Putting Maradona in charge of the Argentina national team looked like a dicey move, and his two-year reign effectively ended with a 4-0 defeat to Germany in the 2010 World Cup quarter-finals.

    Argentina had been in danger of missing out on the tournament but won their last two qualifying matches to scrape into the finals.

    Maradona was predictably elated with qualification, proving his doubters wrong, and ran into trouble when he told reporters to "suck it and keep on sucking it".

    FIFA imposed a two-month ban for the lewd outburst, with Maradona apologising for his comments.

    CEILING A DEAL WITH THE POPE

    By the late 1980s, Maradona was arguably the world's most celebrated sports star.

    Such celebrity status opens doors, and he met with Pope John Paul II.

    Maradona told a story in his autobiography, I Am Diego, of how he took issue with the pontiff's concern for poverty-stricken children, given the luxury set-up at the Vatican.

    He wrote: "Yes, I did argue with the Pope. I argued with him because I've been to the Vatican and seen the gold ceilings. And then I hear the Pope saying that the Church was concerned about poor kids. So? Sell the ceilings, mate! Do something!"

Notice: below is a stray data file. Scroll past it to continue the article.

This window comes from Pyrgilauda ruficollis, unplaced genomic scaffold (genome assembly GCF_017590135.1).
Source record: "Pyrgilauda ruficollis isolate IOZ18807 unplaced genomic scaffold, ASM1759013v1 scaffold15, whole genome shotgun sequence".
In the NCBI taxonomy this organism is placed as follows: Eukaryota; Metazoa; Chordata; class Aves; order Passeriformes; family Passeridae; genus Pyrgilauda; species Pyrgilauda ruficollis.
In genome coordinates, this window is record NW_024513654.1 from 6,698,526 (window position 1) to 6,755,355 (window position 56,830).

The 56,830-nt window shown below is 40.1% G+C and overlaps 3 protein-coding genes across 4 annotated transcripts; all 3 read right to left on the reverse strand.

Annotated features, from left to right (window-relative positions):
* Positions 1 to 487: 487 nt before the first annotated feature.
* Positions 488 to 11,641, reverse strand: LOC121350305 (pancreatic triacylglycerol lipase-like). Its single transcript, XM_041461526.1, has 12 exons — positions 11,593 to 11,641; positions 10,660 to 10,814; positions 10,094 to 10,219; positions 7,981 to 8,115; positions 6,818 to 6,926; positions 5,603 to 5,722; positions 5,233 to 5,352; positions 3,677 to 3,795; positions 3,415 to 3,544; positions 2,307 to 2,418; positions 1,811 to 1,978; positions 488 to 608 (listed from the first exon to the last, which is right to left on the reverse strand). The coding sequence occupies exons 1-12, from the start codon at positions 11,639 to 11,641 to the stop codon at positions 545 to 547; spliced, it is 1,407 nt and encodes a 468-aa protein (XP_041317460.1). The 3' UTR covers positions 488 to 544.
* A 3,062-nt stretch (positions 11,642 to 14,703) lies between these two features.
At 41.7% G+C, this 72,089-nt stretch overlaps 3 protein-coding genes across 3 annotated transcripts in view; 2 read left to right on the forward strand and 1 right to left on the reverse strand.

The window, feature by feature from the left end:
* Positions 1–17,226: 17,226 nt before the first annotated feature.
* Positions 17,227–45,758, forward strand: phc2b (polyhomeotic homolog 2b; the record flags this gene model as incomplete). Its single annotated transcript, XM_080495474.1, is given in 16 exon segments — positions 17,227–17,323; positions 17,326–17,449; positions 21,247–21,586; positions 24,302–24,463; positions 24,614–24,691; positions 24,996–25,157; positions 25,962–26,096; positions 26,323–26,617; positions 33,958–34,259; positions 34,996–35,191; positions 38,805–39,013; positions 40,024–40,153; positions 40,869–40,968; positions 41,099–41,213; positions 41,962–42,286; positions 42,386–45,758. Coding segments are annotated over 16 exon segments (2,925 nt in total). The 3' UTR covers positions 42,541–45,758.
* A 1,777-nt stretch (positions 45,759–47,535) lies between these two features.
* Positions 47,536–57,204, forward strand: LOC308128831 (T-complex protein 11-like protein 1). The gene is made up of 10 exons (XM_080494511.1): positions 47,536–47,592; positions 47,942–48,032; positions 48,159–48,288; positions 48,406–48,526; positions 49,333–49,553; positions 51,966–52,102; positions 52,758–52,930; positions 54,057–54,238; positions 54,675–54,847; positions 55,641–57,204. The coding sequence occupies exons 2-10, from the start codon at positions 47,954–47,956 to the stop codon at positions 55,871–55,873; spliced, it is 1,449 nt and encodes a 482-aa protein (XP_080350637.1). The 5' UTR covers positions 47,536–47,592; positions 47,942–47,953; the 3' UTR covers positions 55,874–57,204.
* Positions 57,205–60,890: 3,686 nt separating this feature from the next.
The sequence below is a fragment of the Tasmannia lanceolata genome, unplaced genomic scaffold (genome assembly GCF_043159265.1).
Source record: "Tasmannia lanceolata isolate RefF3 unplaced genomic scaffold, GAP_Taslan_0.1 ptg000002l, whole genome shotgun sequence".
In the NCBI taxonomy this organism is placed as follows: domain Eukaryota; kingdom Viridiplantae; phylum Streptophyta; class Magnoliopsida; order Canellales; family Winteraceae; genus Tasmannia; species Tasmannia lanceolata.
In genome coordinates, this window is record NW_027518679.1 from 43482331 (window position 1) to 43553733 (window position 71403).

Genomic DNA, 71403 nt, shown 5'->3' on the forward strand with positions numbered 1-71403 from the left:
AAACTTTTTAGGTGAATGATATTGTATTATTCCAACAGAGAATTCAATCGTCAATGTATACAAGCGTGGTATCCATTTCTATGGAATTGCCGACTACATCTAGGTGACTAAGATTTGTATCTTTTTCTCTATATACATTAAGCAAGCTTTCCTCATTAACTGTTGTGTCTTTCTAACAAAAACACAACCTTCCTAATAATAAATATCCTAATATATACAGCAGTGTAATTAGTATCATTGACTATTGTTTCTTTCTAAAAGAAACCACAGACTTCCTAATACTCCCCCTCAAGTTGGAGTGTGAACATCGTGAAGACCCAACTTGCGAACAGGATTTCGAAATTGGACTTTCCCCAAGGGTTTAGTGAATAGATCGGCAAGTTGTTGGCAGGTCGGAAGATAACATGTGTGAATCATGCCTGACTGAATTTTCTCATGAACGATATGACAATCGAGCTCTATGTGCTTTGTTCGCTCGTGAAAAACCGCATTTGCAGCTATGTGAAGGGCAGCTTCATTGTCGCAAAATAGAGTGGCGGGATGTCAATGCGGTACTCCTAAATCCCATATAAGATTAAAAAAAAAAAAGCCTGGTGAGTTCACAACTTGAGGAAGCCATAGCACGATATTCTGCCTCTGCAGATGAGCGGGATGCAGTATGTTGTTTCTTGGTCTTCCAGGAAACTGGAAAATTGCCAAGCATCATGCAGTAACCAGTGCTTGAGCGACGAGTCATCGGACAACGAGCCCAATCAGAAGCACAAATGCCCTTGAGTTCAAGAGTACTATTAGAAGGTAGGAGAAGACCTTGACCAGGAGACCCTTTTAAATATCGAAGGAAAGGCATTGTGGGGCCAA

HAND OF GOD

    From the Pope, to the Hand of God.

    Maradona's status in England will forever be tainted by his controversial opening goal for Argentina against Bobby Robson's team in the 1986 World Cup quarter-final.

    By punching the ball past goalkeeper Peter Shilton, who has not forgiven Maradona, the mercurial captain of Los Albiceleste became an instant hate figure for English supporters.

    Maradona claimed it was God's hand that helped Argentina past their rivals at the Stadio Azteca, a step nearer their eventual triumph and his finest moment in the game.